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At the COP27 summit in Egypt, Angel Hsu’s lab held companies and governments accountable for their promises.

Angel Hsu, an assistant professor of public policy and environment, energy and ecology, stands in front of a heat map generated by 40 volunteers who took temperature readings in selected locations around Chapel Hill on August 28, 2021. (Photo by Alyssa LaFaro, UNC Research)
Angel Hsu, an assistant professor of public policy and environment, energy and ecology, stands in front of a heat map generated by 40 volunteers who took temperature readings in selected locations around Chapel Hill on August 28, 2021. (Photo by Alyssa LaFaro, UNC Research)

Promises to reduce greenhouse gas emissions are often the focus at international conferences about climate change. Countries, coalitions and companies announce pledges and plans to combat climate change, but how do we judge their progress? The 27th United Nations Conference of Parties in Egypt focused on better ways to track how (or if) those promises are being kept.

Angel Hsu, founder and principal investigator of Data-Driven EnviroLab, was a key figure in the November conference’s emphasis on “global stocktaking.” Her lab presented its own assessment of climate action by cities, regions and companies. She was also one of 10 experts contributing to the National Academy of Science’s report on the need for better ways to measure and share data on greenhouse gases.

“One of our biggest recommendations was the need for a type of clearinghouse for decision makers to be able to bring together these different types of information,” Hsu said. “It’s currently very scattershot and everyone’s doing their own thing, and that’s created an incredibly heterogeneous and patchwork landscape of this data.”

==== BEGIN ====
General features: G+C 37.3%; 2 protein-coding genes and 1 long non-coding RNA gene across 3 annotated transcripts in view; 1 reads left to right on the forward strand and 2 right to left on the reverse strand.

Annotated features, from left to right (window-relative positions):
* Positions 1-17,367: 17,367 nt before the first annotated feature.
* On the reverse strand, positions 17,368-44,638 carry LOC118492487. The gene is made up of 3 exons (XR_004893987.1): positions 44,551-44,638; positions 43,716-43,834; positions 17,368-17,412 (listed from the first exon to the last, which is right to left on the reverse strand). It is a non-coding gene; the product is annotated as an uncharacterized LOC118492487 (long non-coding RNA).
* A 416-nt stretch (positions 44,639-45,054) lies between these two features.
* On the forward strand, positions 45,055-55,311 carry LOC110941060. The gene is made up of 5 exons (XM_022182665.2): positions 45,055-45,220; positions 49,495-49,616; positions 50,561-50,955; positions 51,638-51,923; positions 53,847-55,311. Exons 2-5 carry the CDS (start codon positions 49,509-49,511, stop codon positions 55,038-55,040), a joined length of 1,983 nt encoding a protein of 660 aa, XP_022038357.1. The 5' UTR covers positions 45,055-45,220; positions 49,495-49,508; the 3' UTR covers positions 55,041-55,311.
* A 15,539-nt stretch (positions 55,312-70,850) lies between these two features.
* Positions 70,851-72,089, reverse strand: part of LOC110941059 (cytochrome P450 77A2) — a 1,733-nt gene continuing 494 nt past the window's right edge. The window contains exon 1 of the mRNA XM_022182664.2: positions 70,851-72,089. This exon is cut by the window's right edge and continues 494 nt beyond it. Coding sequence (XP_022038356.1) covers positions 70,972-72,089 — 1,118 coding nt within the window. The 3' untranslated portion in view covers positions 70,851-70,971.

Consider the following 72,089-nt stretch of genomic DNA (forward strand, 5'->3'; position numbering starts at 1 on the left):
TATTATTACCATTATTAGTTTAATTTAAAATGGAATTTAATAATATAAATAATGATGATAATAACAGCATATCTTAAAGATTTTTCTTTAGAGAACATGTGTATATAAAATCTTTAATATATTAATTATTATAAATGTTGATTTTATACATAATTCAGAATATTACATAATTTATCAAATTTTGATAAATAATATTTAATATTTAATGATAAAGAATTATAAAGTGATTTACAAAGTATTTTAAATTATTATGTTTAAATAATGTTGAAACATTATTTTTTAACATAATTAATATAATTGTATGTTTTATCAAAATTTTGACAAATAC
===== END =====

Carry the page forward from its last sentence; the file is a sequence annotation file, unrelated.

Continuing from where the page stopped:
Hear from the students

COP27: Student attendees’ reflections and Q&A
4-5 p.m. Jan. 11
Frank Porter Graham Student Union room 2518 B
Virtual attendees may join on Zoom.

Hsu selected 14 students from 45 applicants to go with her to COP27. An assistant professor in public policy and in the environment, ecology and energy program, Hsu was excited to be able to offer the opportunity for them “to see what we discuss in the classroom actually happening in real time.” Hooked since her first climate summit in 2009 in Copenhagen, Hsu called the conferences “a really fantastic culmination, bringing together scientists, policy makers and activists.”

The Well asked Hsu for her take on climate accountability and some of the outcomes of the COP27 conference.

How can remote sensing help with accountability on reaching climate goals?

Science and technology are playing an even greater role in climate negotiations and policy because we need some way of measuring what countries are doing. For example, methane was a big topic of discussion at COP27 because it is 80 times more potent as a greenhouse gas compared to carbon dioxide. But methane emissions are hard to measure because a lot of it is coming from landfills, wetlands, agricultural fields or oil and gas operations that are deep underground.